In The Paddock Column

Michael Scott | September 16, 2020

In The Paddock

COLUMN

So it goes. When the old order changeth, it changeth properly. It took a snapped bone to dislodge Marc Marquez from domination. But it took their own missteps (compounded by cost-cutting rules that hamstrung development) to unsettle the dominant Honda and Yamaha and open the doors to KTM and Suzuki.

This is as Dorna intended, and KTM’s progress has been a massive endorsement to the concession-team system. With extra testing and engines, and the freedom to do what they like with engine design (along with engineering prowess and copious Red Bull backing), the Austrian company has become fully competitive in four years. Two wins, by the way, mean they have now lost concession status, and freedom for extra testing is over, although the engine-development freeze only takes effect next season.

But GP racing’s two biggest guns have inadvertently helped out, with their own missteps, in turn compounded by rules preventing them from correcting their errors.

Monster Energy Yamaha MotoGP
Monster Energy Yamaha MotoGP Team returned to the scene of last weekend’s San Marino GP for an official IRTA Test on September 15, 2020.

For some years now, Honda’s deviations, often the consequence of restless over-ambition, have been masked by the ability of Marquez to overcome them. His genius talent and cat-like reflexes allowed him to exploit the bike’s strengths while ignoring its weaknesses.

Others have found the RCV a real handful—take Cal Crutchlow, who is brave enough to keep trying to repeat his occasional successes, but too often crashes out, victim of the RCV’s notoriously queasy front end. Or even more trenchantly Jorge Lorenzo, the master craftsman who was driven into premature retirement by the Repsol Honda’s mean streak.

Currently, the loss of Marc has left Honda uncomfortably exposed. Crutchlow is riding hurt, the other 2020 bike is in the hands of rookie Alex Marquez, who has shown there is a lot to learn. It’s been left to satellite rider Nakagami, quite impressively carrying the can on last year’s bike.

At least the rules mean HRC can address the issue with chassis changes. For Yamaha, the problems relate to the engine. And are therefore unfixable this season.

After some bad years, the M1’s problems have come to a head in 2020 and were acute right at the delayed start of the year. They blamed blazing heat at Jerez for three engine failures—Rossi’s and Morbidelli’s in races; Vinales’s (luckily enough) in practice.

Now with the abbreviated season not halfway done, only Quartararo has not yet lost one of his five sealed engines (allowance cut from seven). He and Rossi each have one unused engine; Vinales and Morbidelli, however, have already taken all five out of the back of the truck. Need another, and that’s a pit-lane start.

What’s going wrong? Yamaha admits to a valve problem, and formally requested official permission to open their engines to replace the valves “on safety grounds.”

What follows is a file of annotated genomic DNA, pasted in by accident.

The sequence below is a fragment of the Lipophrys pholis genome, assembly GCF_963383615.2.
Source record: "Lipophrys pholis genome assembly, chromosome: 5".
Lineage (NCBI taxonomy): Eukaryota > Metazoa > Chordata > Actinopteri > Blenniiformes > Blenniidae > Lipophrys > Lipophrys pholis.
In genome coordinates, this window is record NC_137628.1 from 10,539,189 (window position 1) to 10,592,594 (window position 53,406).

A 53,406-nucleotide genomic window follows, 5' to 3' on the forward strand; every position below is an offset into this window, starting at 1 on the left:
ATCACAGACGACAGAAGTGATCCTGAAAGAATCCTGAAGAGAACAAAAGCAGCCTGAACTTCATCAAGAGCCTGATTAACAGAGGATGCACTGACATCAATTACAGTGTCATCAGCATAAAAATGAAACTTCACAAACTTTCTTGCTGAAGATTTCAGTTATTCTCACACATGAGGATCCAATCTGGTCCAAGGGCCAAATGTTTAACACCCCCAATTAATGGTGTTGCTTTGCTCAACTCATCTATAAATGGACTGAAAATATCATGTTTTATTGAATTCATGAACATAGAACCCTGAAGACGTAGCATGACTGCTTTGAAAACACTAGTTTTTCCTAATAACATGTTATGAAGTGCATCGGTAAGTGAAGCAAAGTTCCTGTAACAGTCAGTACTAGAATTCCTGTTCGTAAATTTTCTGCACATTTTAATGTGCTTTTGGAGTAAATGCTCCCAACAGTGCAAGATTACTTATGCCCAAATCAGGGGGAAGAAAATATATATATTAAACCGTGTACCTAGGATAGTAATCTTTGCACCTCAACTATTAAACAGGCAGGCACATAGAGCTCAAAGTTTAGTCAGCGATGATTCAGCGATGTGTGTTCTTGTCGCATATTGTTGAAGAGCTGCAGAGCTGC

Procedure means the request was automatically referred to the MSMA manufacturers’ association. Scenting a rare chance to spy on Yamaha’s secret internals, their rivals requested more detailed information.

This was enough for Yamaha to withdraw the request, and in the words of boss-man Lin Jarvis, decide “to adjust some other parameters” to help them get through the year. In other words: “cut the revs.”

This is bad news for the riders. The Yamaha is known to be a sweet handler but not particularly powerful up against the rival V4s. Austria’s top-speed figures clearly prove the point.

Top of the list, as usual, was Ducati, with Dovi’s bike clocking 199.1 mph, some two mph up on last year. Bradl, on Marquez’s Honda, ran 197.4; then Smith’s Aprilia and Binder’s KTM almost the same. The four Yamahas were clustered right at the bottom of the chart, Rossi’s the best, almost seven mph down. Which is a lot to overcome on a track with fast straights.

The upcoming races are at Misano, where slow corners might offer a chance to regain some pride, though even this is not necessarily a given. The tolerances are so close and the margins so small that Yamaha riders even managed to find some disadvantages in the twistier part of the Austrian circuit.

Rossi has for ages been asking Yamaha for a V4, to match those used by almost all the others. There are several clear reasons that this might be a more effective option, including narrower width allowing a lower engine position, and a combination of less internal friction and a shorter and stiffer crankshaft offering more power. But the V4 also has disadvantages, being longer fore-and-aft, with more awkwardly placed intake stacks, and difficulties with both length and location of the rear-cylinder exhausts.

Just to prove that the issue is not cut and dried, Suzuki use a Yamaha-like inline four, and clearly don’t suffer the same problems.

One thing remains clear. Already on the back foot, Yamaha can ill afford to dial the power back.CN

 

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Michael Scott | MotoGP Editor Scott has been covering MotoGP since long before it was MotoGP. Remember two-strokes? Scott does. He’s also a best-selling author of biographies on the lives of legendary racers such as Wayne Rainey and Barry Sheene.